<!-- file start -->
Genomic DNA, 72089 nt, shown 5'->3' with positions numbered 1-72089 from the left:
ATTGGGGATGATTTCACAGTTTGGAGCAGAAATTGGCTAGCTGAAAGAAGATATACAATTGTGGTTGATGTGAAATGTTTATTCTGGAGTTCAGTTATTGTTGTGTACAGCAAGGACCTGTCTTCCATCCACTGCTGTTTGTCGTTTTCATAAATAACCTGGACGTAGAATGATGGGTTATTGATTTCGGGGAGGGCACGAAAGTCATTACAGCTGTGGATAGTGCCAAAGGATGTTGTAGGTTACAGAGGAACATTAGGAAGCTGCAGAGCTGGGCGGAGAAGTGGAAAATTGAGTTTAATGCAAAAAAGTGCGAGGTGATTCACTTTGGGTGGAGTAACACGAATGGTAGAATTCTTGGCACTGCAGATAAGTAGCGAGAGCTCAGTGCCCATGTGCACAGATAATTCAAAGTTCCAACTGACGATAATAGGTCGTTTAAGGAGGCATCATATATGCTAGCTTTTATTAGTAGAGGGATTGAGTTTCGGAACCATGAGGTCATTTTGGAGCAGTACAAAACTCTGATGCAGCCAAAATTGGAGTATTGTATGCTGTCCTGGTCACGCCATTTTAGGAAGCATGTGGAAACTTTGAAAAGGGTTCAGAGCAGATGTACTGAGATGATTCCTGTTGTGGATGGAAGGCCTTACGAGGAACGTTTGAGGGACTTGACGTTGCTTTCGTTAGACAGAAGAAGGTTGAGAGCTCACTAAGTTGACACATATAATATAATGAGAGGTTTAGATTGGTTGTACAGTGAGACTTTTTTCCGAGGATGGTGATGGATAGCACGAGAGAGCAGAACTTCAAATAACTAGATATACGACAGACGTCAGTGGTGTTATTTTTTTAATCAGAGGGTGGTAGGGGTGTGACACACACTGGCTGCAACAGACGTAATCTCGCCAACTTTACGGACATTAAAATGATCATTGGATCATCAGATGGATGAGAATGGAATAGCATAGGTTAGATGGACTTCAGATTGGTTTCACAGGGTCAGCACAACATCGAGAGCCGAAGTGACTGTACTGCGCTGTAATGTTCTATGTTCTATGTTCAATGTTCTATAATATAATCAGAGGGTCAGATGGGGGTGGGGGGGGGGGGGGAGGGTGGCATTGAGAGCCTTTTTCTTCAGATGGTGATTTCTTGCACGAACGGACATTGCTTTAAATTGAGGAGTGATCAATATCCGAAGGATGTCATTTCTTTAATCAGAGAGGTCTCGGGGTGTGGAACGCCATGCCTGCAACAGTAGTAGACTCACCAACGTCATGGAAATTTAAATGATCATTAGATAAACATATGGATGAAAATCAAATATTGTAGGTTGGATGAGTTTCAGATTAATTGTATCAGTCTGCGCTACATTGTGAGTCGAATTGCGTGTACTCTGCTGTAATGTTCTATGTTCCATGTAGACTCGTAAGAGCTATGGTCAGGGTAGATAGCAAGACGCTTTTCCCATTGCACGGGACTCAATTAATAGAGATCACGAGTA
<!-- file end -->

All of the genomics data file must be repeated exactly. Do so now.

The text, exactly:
Genomic DNA, 72089 nt, shown 5'->3' with positions numbered 1-72089 from the left:
ATTGGGGATGATTTCACAGTTTGGAGCAGAAATTGGCTAGCTGAAAGAAGATATACAATTGTGGTTGATGTGAAATGTTTATTCTGGAGTTCAGTTATTGTTGTGTACAGCAAGGACCTGTCTTCCATCCACTGCTGTTTGTCGTTTTCATAAATAACCTGGACGTAGAATGATGGGTTATTGATTTCGGGGAGGGCACGAAAGTCATTACAGCTGTGGATAGTGCCAAAGGATGTTGTAGGTTACAGAGGAACATTAGGAAGCTGCAGAGCTGGGCGGAGAAGTGGAAAATTGAGTTTAATGCAAAAAAGTGCGAGGTGATTCACTTTGGGTGGAGTAACACGAATGGTAGAATTCTTGGCACTGCAGATAAGTAGCGAGAGCTCAGTGCCCATGTGCACAGATAATTCAAAGTTCCAACTGACGATAATAGGTCGTTTAAGGAGGCATCATATATGCTAGCTTTTATTAGTAGAGGGATTGAGTTTCGGAACCATGAGGTCATTTTGGAGCAGTACAAAACTCTGATGCAGCCAAAATTGGAGTATTGTATGCTGTCCTGGTCACGCCATTTTAGGAAGCATGTGGAAACTTTGAAAAGGGTTCAGAGCAGATGTACTGAGATGATTCCTGTTGTGGATGGAAGGCCTTACGAGGAACGTTTGAGGGACTTGACGTTGCTTTCGTTAGACAGAAGAAGGTTGAGAGCTCACTAAGTTGACACATATAATATAATGAGAGGTTTAGATTGGTTGTACAGTGAGACTTTTTTCCGAGGATGGTGATGGATAGCACGAGAGAGCAGAACTTCAAATAACTAGATATACGACAGACGTCAGTGGTGTTATTTTTTTAATCAGAGGGTGGTAGGGGTGTGACACACACTGGCTGCAACAGACGTAATCTCGCCAACTTTACGGACATTAAAATGATCATTGGATCATCAGATGGATGAGAATGGAATAGCATAGGTTAGATGGACTTCAGATTGGTTTCACAGGGTCAGCACAACATCGAGAGCCGAAGTGACTGTACTGCGCTGTAATGTTCTATGTTCTATGTTCAATGTTCTATAATATAATCAGAGGGTCAGATGGGGGTGGGGGGGGGGGGGGAGGGTGGCATTGAGAGCCTTTTTCTTCAGATGGTGATTTCTTGCACGAACGGACATTGCTTTAAATTGAGGAGTGATCAATATCCGAAGGATGTCATTTCTTTAATCAGAGAGGTCTCGGGGTGTGGAACGCCATGCCTGCAACAGTAGTAGACTCACCAACGTCATGGAAATTTAAATGATCATTAGATAAACATATGGATGAAAATCAAATATTGTAGGTTGGATGAGTTTCAGATTAATTGTATCAGTCTGCGCTACATTGTGAGTCGAATTGCGTGTACTCTGCTGTAATGTTCTATGTTCCATGTAGACTCGTAAGAGCTATGGTCAGGGTAGATAGCAAGACGCTTTTCCCATTGCACGGGACTCAATTAATAGAGATCACGAGTA